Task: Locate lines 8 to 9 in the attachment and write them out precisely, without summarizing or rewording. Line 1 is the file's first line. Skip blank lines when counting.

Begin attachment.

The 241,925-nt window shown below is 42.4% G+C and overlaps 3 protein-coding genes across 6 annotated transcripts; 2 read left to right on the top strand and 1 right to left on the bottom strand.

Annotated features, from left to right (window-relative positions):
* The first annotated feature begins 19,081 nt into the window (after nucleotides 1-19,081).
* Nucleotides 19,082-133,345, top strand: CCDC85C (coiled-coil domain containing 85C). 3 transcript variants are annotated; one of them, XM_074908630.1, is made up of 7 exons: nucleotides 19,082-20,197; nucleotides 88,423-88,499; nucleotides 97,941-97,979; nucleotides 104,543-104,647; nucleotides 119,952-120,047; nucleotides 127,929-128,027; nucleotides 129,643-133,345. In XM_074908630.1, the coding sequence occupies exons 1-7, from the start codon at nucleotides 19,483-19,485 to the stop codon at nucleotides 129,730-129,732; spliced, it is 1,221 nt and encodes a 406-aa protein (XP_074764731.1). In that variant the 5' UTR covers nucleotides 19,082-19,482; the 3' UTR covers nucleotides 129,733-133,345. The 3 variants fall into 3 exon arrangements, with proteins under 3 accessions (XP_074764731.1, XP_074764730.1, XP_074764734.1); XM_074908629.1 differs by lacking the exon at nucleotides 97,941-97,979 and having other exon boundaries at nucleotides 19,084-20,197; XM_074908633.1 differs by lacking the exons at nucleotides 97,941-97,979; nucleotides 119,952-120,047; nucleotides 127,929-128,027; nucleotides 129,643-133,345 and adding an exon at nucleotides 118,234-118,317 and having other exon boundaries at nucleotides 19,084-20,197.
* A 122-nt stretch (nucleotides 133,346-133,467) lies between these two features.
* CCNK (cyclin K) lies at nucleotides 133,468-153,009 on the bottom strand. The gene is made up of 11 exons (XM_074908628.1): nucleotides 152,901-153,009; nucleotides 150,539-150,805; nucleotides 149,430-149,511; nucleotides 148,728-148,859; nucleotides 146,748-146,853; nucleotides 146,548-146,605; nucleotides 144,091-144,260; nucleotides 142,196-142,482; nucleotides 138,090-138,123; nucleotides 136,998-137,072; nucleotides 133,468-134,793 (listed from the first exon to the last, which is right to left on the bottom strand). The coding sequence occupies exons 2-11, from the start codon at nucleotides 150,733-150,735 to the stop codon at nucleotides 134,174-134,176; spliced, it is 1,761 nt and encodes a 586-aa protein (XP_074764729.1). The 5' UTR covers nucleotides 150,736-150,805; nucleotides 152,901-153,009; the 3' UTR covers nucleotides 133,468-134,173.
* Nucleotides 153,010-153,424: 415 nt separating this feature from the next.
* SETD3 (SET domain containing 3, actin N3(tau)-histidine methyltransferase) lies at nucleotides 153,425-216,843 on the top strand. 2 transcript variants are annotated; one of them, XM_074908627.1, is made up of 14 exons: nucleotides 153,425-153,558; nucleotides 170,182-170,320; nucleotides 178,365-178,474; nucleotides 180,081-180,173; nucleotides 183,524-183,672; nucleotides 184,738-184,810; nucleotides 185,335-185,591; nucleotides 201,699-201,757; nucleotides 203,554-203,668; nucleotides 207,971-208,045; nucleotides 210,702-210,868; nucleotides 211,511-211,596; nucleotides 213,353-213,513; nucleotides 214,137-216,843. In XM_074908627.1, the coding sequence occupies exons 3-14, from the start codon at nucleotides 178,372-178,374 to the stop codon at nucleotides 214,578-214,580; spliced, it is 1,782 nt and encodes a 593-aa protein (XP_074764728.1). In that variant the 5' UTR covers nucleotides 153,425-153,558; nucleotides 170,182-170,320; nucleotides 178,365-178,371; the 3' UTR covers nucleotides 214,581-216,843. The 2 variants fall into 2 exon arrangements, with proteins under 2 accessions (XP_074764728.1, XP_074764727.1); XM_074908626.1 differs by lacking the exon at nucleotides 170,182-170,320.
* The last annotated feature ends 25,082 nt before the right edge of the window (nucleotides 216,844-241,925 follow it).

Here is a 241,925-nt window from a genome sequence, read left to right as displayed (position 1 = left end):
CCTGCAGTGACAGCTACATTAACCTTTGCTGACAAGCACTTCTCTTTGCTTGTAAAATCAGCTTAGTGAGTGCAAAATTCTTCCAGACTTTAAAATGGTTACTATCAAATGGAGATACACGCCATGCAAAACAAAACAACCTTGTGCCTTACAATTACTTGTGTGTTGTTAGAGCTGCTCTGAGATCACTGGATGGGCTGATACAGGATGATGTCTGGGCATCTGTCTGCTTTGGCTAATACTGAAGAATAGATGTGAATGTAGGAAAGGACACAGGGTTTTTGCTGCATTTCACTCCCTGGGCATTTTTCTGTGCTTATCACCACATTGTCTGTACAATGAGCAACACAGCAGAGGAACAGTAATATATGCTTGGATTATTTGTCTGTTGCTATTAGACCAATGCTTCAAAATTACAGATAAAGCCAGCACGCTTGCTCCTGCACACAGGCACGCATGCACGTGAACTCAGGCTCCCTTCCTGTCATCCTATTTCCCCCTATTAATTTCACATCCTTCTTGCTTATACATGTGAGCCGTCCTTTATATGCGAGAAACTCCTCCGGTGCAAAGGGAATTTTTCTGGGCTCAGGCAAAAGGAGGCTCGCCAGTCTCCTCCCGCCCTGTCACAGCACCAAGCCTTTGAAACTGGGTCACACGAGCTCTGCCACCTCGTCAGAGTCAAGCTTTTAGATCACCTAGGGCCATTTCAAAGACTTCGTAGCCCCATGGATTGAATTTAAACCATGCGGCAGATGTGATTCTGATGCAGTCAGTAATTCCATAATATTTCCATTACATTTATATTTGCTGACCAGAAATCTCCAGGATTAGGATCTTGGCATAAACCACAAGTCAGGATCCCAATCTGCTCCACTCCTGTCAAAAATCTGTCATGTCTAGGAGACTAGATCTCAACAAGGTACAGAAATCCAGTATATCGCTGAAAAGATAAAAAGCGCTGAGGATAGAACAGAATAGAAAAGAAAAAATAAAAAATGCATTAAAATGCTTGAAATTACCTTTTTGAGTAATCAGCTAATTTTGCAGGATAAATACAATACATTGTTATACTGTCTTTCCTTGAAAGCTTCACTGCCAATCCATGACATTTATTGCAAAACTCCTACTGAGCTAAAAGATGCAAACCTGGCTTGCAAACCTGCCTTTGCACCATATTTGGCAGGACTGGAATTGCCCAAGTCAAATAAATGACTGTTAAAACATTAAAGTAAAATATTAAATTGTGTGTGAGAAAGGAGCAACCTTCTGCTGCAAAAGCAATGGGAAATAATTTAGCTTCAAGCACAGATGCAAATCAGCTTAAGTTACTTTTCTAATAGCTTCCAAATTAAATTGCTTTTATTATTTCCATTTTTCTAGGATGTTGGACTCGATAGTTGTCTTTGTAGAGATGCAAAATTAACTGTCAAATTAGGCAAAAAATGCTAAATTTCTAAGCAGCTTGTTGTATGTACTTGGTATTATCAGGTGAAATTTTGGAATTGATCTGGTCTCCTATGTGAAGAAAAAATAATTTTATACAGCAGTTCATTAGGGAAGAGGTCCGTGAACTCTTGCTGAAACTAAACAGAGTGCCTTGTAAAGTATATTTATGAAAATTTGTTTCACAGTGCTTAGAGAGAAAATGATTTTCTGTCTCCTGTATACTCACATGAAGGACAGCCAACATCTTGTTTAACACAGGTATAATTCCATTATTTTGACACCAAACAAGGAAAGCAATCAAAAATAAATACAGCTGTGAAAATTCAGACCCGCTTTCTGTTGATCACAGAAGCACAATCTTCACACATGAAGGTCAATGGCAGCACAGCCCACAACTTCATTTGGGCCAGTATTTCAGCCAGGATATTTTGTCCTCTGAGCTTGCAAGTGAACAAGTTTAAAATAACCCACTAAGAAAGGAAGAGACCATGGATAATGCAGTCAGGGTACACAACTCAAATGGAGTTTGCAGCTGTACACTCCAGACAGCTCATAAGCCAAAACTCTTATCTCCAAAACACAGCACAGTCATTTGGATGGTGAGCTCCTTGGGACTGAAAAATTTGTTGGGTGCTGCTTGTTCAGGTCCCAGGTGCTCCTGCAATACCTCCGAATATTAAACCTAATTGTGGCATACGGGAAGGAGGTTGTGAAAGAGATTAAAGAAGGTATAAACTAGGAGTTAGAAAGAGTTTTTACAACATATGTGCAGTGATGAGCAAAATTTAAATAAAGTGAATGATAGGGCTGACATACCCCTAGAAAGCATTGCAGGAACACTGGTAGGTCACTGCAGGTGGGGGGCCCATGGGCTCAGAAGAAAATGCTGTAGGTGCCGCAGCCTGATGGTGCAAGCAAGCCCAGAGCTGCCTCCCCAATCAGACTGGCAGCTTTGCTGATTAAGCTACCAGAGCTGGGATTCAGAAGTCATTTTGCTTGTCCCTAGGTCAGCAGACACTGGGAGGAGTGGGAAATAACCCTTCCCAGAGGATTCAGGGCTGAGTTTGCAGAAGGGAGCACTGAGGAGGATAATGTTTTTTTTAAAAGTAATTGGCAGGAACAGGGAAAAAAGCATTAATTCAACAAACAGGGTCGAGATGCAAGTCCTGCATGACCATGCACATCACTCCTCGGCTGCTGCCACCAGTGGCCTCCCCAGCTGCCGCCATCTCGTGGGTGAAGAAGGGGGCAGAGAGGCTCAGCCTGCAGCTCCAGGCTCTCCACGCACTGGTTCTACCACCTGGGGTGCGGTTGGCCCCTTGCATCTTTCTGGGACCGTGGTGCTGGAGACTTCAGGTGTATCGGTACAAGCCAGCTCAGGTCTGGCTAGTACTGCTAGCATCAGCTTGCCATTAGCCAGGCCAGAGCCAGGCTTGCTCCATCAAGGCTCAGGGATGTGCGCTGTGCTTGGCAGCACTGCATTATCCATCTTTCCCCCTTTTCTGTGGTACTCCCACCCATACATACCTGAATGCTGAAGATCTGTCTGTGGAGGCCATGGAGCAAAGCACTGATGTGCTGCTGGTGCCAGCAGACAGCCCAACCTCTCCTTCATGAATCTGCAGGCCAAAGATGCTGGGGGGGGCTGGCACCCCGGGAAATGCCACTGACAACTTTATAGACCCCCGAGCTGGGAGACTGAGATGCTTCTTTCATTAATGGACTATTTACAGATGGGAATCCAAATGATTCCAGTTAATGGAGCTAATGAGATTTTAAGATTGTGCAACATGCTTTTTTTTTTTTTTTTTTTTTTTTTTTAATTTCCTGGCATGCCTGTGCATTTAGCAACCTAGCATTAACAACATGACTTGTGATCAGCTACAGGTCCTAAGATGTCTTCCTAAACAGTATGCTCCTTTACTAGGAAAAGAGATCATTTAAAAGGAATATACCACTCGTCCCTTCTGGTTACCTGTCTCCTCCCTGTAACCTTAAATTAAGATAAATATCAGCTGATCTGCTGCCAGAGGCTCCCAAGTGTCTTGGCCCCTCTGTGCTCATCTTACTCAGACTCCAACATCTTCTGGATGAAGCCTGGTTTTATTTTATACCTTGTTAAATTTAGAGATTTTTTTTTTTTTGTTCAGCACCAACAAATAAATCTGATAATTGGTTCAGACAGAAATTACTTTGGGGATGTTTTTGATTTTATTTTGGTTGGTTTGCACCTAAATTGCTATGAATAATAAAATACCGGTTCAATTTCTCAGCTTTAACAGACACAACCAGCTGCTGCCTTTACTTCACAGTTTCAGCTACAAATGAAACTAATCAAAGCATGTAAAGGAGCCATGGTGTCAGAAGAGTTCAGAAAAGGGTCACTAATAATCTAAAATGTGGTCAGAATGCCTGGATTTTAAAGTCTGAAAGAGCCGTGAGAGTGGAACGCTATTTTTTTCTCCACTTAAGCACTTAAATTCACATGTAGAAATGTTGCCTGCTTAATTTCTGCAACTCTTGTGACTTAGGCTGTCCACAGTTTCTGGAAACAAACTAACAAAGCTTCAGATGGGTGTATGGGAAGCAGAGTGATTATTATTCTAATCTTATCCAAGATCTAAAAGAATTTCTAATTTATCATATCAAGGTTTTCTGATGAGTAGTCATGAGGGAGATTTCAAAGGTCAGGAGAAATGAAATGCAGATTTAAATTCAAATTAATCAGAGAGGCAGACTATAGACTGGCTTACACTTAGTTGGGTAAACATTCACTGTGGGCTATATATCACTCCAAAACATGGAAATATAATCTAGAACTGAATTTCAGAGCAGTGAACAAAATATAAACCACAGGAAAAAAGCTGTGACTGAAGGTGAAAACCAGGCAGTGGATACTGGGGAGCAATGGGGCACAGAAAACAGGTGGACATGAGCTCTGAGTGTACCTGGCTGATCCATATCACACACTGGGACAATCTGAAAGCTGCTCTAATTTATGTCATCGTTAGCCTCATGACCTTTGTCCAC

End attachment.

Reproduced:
* SETD3 (SET domain containing 3, actin N3(tau)-histidine methyltransferase) lies at nucleotides 153,425-216,843 on the top strand. 2 transcript variants are annotated; one of them, XM_074908627.1, is made up of 14 exons: nucleotides 153,425-153,558; nucleotides 170,182-170,320; nucleotides 178,365-178,474; nucleotides 180,081-180,173; nucleotides 183,524-183,672; nucleotides 184,738-184,810; nucleotides 185,335-185,591; nucleotides 201,699-201,757; nucleotides 203,554-203,668; nucleotides 207,971-208,045; nucleotides 210,702-210,868; nucleotides 211,511-211,596; nucleotides 213,353-213,513; nucleotides 214,137-216,843. In XM_074908627.1, the coding sequence occupies exons 3-14, from the start codon at nucleotides 178,372-178,374 to the stop codon at nucleotides 214,578-214,580; spliced, it is 1,782 nt and encodes a 593-aa protein (XP_074764728.1). In that variant the 5' UTR covers nucleotides 153,425-153,558; nucleotides 170,182-170,320; nucleotides 178,365-178,371; the 3' UTR covers nucleotides 214,581-216,843. The 2 variants fall into 2 exon arrangements, with proteins under 2 accessions (XP_074764728.1, XP_074764727.1); XM_074908626.1 differs by lacking the exon at nucleotides 170,182-170,320.
* The last annotated feature ends 25,082 nt before the right edge of the window (nucleotides 216,844-241,925 follow it).